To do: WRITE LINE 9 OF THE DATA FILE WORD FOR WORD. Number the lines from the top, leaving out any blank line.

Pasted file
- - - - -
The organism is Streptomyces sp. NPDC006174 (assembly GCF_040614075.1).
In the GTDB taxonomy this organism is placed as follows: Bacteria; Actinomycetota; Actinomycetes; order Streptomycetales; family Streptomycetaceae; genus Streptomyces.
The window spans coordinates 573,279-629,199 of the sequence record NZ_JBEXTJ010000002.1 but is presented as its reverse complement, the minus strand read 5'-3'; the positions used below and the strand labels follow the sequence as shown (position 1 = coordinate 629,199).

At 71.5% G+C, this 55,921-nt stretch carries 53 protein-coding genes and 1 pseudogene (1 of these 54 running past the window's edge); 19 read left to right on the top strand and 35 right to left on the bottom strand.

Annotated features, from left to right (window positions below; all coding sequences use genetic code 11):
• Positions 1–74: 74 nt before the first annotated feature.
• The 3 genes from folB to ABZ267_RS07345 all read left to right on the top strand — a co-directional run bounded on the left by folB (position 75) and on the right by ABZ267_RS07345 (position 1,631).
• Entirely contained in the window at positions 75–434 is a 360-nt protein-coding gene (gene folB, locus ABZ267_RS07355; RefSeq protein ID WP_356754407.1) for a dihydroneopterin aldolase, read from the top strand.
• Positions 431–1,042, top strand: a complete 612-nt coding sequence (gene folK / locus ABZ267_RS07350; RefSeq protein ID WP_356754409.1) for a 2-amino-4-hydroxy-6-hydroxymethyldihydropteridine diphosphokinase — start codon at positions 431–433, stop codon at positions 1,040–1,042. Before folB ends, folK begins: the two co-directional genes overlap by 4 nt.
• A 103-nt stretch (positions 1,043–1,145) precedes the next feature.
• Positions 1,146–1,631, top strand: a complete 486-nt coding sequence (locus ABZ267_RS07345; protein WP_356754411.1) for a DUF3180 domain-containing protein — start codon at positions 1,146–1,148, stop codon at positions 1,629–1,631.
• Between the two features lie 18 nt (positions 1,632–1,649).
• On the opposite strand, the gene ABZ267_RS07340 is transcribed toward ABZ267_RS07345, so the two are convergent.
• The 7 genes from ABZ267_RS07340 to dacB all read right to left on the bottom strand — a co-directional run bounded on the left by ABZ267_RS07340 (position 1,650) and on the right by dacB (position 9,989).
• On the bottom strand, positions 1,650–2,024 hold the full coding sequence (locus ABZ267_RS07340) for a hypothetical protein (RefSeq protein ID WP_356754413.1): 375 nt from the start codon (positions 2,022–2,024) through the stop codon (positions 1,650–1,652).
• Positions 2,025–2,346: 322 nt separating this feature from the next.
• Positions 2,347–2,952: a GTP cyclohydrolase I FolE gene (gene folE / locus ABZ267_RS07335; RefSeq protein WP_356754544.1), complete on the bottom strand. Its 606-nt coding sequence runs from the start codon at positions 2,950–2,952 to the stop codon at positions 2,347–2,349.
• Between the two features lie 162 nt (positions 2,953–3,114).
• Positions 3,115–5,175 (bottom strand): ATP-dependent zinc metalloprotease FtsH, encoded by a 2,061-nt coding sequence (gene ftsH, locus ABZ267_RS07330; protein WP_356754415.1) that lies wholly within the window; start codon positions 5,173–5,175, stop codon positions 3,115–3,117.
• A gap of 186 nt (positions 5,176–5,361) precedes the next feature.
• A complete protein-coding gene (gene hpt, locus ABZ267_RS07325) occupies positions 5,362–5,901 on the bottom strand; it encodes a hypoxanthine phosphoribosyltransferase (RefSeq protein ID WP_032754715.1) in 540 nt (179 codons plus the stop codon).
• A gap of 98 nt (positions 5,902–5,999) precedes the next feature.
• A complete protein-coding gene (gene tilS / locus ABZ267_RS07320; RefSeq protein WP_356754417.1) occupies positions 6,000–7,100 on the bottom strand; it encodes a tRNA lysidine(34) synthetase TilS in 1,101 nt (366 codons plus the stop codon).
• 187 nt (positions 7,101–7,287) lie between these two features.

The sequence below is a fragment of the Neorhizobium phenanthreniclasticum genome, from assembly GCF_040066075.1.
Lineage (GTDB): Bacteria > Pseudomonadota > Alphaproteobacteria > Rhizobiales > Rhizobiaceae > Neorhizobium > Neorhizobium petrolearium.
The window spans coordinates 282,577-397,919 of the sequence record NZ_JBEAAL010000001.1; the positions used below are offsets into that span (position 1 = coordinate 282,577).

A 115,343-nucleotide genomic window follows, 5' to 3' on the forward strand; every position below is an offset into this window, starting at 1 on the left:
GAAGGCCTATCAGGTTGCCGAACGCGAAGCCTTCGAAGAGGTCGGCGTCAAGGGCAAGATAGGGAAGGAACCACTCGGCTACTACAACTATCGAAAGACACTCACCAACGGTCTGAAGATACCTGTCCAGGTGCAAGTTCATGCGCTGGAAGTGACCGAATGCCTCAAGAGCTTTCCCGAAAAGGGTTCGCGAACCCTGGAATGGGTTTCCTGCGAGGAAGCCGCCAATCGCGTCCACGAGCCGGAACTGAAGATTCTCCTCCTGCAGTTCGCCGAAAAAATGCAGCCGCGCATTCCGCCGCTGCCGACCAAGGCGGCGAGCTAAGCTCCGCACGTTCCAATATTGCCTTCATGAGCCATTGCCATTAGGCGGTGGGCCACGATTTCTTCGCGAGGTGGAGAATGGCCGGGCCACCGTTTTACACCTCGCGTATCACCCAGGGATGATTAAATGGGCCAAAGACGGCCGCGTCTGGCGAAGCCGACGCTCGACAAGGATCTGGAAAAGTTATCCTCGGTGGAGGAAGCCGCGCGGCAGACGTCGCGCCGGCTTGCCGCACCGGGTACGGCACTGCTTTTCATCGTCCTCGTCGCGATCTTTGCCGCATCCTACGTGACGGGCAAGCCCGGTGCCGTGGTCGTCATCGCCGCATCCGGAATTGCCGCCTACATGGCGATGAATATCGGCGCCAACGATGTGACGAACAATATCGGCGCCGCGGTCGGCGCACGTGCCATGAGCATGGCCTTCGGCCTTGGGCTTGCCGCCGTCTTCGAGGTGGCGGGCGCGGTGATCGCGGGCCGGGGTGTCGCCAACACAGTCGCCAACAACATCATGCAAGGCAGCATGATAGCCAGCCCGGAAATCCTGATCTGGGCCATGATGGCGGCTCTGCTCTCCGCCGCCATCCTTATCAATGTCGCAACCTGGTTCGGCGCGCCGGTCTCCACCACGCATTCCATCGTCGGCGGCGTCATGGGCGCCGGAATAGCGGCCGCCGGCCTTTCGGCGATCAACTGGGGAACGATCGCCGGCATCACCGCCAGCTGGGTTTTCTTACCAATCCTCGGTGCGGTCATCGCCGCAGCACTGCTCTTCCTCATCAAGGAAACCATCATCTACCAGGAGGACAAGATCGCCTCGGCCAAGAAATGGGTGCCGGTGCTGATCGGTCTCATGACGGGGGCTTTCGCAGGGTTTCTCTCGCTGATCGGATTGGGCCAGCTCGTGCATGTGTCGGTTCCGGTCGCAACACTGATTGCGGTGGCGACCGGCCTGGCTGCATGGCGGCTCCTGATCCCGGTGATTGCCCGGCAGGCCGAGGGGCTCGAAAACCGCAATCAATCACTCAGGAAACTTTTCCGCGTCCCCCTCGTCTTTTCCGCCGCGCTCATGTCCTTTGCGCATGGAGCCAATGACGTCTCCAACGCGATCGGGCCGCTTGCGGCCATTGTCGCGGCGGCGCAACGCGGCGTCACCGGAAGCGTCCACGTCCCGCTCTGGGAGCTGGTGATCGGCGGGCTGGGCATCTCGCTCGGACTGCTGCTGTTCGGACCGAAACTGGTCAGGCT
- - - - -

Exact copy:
• Positions 431–1,042, top strand: a complete 612-nt coding sequence (gene folK / locus ABZ267_RS07350; RefSeq protein ID WP_356754409.1) for a 2-amino-4-hydroxy-6-hydroxymethyldihydropteridine diphosphokinase — start codon at positions 431–433, stop codon at positions 1,040–1,042. Before folB ends, folK begins: the two co-directional genes overlap by 4 nt.